2016 Fierce 15 company PowerVision is being picked up by Novartis’ heavyweight eye-care unit Alcon, in a $285 million deal for its innovative, fluid-based intraocular lens implant for people with cataracts.
Alcon first acquired an option to buy PowerVision in early 2016, calling its technology a potential game-changer, and signed on to a partnership adjacent to the Belmont, California-based company’s $40 million series D round.
Going forward, Alcon says its goals to sell the shape-changing implant worldwide will depend on “significant additional development and clinical trials of the intraocular lens” over the coming years, with the company committing to additional milestone payments that won’t begin until 2023.
“As the industry leader in cataract surgery, we’re eager to accelerate development of this potentially breakthrough accommodating lens technology,” Alcon’s President of Global Business and Innovation Michael Onuscheck said in a statement.
“By treating cataracts and restoring natural, continuous range of vision, this intraocular lens may be the preferred IOL for cataract surgery patients who desire spectacle independence,” Onuscheck added.
PowerVision’s design reacts to the natural contractions of the eye muscles—moving fluid around to become thicker when viewing nearer objects and thinner when focusing on farther distances—to provide a variable, monofocal lens compared to the more-rigid implants that distribute light between different focal points.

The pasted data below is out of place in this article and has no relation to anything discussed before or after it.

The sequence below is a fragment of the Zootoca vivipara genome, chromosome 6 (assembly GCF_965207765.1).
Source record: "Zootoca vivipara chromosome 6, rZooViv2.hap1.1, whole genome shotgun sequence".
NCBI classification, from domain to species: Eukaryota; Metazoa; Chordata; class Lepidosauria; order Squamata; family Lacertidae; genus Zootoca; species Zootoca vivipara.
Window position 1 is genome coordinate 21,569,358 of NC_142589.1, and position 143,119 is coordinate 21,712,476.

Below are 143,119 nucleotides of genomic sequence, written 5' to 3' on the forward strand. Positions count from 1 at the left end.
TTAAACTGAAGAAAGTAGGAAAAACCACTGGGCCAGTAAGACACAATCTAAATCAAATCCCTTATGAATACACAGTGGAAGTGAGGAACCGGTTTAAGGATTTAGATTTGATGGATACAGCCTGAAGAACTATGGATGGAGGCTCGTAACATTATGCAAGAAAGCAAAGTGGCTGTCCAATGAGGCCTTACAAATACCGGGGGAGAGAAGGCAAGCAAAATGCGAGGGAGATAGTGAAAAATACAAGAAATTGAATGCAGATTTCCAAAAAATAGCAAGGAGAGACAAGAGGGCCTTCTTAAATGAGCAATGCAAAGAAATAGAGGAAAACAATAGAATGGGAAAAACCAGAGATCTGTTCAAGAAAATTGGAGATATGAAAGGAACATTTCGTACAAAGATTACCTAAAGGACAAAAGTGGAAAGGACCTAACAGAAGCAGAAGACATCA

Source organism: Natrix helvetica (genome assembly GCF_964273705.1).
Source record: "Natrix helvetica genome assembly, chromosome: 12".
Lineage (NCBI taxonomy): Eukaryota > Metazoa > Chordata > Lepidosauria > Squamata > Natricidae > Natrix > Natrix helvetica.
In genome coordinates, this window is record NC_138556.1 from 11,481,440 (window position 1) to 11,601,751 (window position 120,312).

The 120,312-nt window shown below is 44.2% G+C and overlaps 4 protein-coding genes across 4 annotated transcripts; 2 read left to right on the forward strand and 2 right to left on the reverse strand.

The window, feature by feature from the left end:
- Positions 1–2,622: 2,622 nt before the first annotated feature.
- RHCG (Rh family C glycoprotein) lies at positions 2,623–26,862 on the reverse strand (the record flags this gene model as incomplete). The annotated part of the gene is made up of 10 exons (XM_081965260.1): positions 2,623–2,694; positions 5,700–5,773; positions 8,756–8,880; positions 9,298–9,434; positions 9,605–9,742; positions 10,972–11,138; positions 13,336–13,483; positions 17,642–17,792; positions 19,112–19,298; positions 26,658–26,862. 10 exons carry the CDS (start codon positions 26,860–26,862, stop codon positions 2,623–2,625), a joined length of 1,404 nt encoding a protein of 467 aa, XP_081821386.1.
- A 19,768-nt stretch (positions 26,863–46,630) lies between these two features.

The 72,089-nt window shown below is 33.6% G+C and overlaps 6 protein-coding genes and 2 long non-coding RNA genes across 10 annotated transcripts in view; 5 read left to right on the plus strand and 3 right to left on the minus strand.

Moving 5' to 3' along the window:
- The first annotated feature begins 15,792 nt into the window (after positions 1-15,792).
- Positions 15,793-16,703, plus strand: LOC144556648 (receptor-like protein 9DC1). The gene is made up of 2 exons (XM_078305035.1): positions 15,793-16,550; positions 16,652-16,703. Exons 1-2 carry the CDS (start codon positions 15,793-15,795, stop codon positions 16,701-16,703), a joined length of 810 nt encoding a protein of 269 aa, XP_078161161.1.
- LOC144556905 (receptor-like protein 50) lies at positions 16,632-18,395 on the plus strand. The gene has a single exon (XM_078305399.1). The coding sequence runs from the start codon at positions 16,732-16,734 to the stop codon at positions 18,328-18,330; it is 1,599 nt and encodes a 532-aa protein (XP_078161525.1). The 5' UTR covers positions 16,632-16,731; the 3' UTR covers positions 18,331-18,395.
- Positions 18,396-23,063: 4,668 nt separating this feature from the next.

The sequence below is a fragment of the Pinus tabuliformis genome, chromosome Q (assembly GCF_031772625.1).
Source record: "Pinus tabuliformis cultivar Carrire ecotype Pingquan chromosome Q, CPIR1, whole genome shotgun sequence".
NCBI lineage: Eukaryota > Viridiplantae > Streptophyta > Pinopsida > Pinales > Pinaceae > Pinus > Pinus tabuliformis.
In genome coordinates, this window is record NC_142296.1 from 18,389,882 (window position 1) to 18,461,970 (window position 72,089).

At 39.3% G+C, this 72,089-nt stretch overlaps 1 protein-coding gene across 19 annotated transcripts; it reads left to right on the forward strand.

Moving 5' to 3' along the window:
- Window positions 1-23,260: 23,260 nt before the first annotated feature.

That would be helpful to the many patients who also have farsightedness, or presbyopia, which is common among middle-aged and elderly patients with cataracts. In a 2014 pilot study in South Africa, eyes implanted with the fluid-based lens showed an average visual acuity better than 20/20 after 18 months.
It’s been a long road for PowerVision to get to this point. First founded in 2002, the company has raised at least $110 million in venture capital over the years, according to Crunchbase, including from Medtronic, Aisling Capital, Correlation Ventures and Venrock, among others.
“We first worked with [co-founder and CEO Barry Cheskin] in 2003 when he became CEO of NanoGram Devices Corporation and then reunited with him when Venrock led the Series C round of PowerVision in 2010—a difficult fundraising period for all companies but especially medical devices,” said Venrock partner Bryan Roberts.
“We are drawn to unique solutions to large problems led by terrific entrepreneurs,” Roberts said. “Barry and PowerVision’s accommodating intraocular lens completely fit the bill.”
Elsewhere, Johnson & Johnson Vision recently launched what it describes as a next-generation monofocal intraocular lens that provides vision at both intermediate and far distances.
Starting in European commercial markets, the TECNIS Eyhance lens is designed to help cataract patients perform more day-to-day, close range tasks, such as using a computer or operating a car. J&J picked up the TECNIS series of lenses in its $4.3 billion acquisition of Abbott’s medical optics division in early 2017.